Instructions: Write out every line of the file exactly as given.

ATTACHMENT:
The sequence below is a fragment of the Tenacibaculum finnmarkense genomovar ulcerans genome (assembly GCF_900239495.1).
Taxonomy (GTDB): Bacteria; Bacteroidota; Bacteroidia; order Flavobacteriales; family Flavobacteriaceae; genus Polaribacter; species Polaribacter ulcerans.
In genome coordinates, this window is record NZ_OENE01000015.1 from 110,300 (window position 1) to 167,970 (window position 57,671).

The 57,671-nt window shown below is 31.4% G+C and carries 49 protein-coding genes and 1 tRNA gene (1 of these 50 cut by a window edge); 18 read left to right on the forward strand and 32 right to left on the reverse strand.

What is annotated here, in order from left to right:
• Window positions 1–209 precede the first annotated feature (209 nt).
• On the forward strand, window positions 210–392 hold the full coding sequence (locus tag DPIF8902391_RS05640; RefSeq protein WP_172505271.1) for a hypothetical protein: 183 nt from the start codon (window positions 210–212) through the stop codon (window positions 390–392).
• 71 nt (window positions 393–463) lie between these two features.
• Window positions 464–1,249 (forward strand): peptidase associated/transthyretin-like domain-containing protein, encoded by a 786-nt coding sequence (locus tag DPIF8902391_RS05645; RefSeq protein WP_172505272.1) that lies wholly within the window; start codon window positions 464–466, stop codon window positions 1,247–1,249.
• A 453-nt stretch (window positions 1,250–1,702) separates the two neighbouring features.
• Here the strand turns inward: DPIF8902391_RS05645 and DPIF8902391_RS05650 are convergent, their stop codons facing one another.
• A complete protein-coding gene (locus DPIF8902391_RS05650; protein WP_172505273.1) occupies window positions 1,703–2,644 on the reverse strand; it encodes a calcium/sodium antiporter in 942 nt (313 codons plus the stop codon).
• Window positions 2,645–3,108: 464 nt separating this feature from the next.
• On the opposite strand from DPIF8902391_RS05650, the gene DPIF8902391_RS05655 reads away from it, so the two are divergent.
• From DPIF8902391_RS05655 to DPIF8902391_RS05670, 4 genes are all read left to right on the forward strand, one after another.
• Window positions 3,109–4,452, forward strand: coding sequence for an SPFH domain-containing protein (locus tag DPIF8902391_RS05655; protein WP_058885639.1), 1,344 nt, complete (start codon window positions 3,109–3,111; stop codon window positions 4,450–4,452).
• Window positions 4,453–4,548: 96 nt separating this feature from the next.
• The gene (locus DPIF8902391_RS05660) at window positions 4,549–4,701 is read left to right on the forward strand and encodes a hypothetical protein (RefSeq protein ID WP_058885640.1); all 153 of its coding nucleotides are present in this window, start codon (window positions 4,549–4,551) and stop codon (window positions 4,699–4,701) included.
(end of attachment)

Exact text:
The sequence below is a fragment of the Tenacibaculum finnmarkense genomovar ulcerans genome (assembly GCF_900239495.1).
Taxonomy (GTDB): Bacteria; Bacteroidota; Bacteroidia; order Flavobacteriales; family Flavobacteriaceae; genus Polaribacter; species Polaribacter ulcerans.
In genome coordinates, this window is record NZ_OENE01000015.1 from 110,300 (window position 1) to 167,970 (window position 57,671).

The 57,671-nt window shown below is 31.4% G+C and carries 49 protein-coding genes and 1 tRNA gene (1 of these 50 cut by a window edge); 18 read left to right on the forward strand and 32 right to left on the reverse strand.

What is annotated here, in order from left to right:
• Window positions 1–209 precede the first annotated feature (209 nt).
• On the forward strand, window positions 210–392 hold the full coding sequence (locus tag DPIF8902391_RS05640; RefSeq protein WP_172505271.1) for a hypothetical protein: 183 nt from the start codon (window positions 210–212) through the stop codon (window positions 390–392).
• 71 nt (window positions 393–463) lie between these two features.
• Window positions 464–1,249 (forward strand): peptidase associated/transthyretin-like domain-containing protein, encoded by a 786-nt coding sequence (locus tag DPIF8902391_RS05645; RefSeq protein WP_172505272.1) that lies wholly within the window; start codon window positions 464–466, stop codon window positions 1,247–1,249.
• A 453-nt stretch (window positions 1,250–1,702) separates the two neighbouring features.
• Here the strand turns inward: DPIF8902391_RS05645 and DPIF8902391_RS05650 are convergent, their stop codons facing one another.
• A complete protein-coding gene (locus DPIF8902391_RS05650; protein WP_172505273.1) occupies window positions 1,703–2,644 on the reverse strand; it encodes a calcium/sodium antiporter in 942 nt (313 codons plus the stop codon).
• Window positions 2,645–3,108: 464 nt separating this feature from the next.
• On the opposite strand from DPIF8902391_RS05650, the gene DPIF8902391_RS05655 reads away from it, so the two are divergent.
• From DPIF8902391_RS05655 to DPIF8902391_RS05670, 4 genes are all read left to right on the forward strand, one after another.
• Window positions 3,109–4,452, forward strand: coding sequence for an SPFH domain-containing protein (locus tag DPIF8902391_RS05655; protein WP_058885639.1), 1,344 nt, complete (start codon window positions 3,109–3,111; stop codon window positions 4,450–4,452).
• Window positions 4,453–4,548: 96 nt separating this feature from the next.
• The gene (locus DPIF8902391_RS05660) at window positions 4,549–4,701 is read left to right on the forward strand and encodes a hypothetical protein (RefSeq protein ID WP_058885640.1); all 153 of its coding nucleotides are present in this window, start codon (window positions 4,549–4,551) and stop codon (window positions 4,699–4,701) included.